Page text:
Money, 8-tracks, Dodo Birds, and Beta-max
Dylan Telerski / 4 Mar 2017 / Personal Finance
In case you didn’t know, there is a looming retirement crisis in America.
The wealth inequality in this country is astronomical, and every week there is a new financial crisis. The Debt Ceiling, the Fiscal Cliff, the Sequester, and (spoiler alert) coming soon to a Congress near you, the Debt Ceiling: Part Deux.
So how do we fix the lumbering, patchwork operations of the monetary system?
Well, maybe we just quit using money altogether.
I know that is very idealistic, but it is a solution.
The problems of human wants/needs on this Earth are not driven by scarcity but rather distribution. Before the days of money, we lived directly off the land, sustaining ourselves. With the specialization of skills, a system of exchange naturally arose. In modern America, we are born into a society where money has become a necessity. We recognize that one cannot simply opt out of participation; in fact, leaving the monetary society ironically requires a great deal of money. But could we evolve beyond money, as we developed beyond hunting and gathering?
We could, with ease, power the entirety of humanity’s energy needs from geothermal sources or thorium plants. We grow enough food already to feed the world’s starving. We are on the edge of the graphene revolution which will literally change everything about our daily lives (even more so than computers), and technology is rapidly advancing to a point where robots can literally just do everything for us.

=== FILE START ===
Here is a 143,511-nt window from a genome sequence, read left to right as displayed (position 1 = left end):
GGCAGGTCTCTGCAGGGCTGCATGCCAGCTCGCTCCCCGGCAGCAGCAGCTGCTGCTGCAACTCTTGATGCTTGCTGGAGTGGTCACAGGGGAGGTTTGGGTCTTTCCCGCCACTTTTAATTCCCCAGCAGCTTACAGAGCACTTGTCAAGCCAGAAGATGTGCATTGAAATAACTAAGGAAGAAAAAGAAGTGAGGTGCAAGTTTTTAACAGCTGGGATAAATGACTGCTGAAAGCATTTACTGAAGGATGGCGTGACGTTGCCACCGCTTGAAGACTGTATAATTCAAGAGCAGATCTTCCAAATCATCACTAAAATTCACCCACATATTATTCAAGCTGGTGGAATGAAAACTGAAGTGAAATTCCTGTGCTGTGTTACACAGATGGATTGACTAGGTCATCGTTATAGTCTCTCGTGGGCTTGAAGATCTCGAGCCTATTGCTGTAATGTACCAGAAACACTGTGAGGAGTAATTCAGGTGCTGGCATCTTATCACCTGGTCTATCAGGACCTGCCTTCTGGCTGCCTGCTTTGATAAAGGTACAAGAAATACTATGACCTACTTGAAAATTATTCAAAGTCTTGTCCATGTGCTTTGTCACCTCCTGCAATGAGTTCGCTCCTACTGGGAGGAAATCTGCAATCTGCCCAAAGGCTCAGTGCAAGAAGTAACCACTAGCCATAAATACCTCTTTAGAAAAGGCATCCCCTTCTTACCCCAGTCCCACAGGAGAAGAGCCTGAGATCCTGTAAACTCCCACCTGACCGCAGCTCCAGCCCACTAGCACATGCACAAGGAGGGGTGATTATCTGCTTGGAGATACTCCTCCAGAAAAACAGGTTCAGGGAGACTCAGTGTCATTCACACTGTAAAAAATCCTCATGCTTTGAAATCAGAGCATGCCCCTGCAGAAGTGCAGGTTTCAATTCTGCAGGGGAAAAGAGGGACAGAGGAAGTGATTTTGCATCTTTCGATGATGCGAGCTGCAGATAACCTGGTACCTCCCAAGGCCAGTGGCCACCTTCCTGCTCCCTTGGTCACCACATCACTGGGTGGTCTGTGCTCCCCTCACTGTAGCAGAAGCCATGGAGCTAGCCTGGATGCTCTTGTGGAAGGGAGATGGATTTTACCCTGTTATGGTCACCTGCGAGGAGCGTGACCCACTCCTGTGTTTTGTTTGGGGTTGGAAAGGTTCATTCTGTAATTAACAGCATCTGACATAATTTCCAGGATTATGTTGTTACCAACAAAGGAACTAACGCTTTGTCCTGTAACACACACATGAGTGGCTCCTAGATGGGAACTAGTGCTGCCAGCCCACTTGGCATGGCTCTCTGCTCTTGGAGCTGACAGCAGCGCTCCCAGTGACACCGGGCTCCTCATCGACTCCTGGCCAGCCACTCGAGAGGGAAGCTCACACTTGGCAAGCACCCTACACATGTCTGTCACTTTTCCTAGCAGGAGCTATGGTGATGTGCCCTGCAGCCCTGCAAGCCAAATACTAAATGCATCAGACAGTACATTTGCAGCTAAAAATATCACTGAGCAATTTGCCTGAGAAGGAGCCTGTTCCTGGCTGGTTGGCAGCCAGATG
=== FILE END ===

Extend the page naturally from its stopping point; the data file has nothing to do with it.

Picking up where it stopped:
We just need to stop being greedy individuals and start actually working together as a society. We’re a world full of strangers…
3d printers can literally replicate themselves… 3d printers could print 3d printers that print robots that assemble robots that perform labor and produce goods, and meanwhile, humanity studies art and science and space. The need for money disappears in the abundance of food and material wealth.
Money only makes sense in the arena of scarcity and competition. “There isn’t enough for everyone so I have to make sure that my efforts and hard work are tallied and recorded so I will be appropriately rewarded for my hard work.” But what if there was enough of everything for everyone, why would you even need money?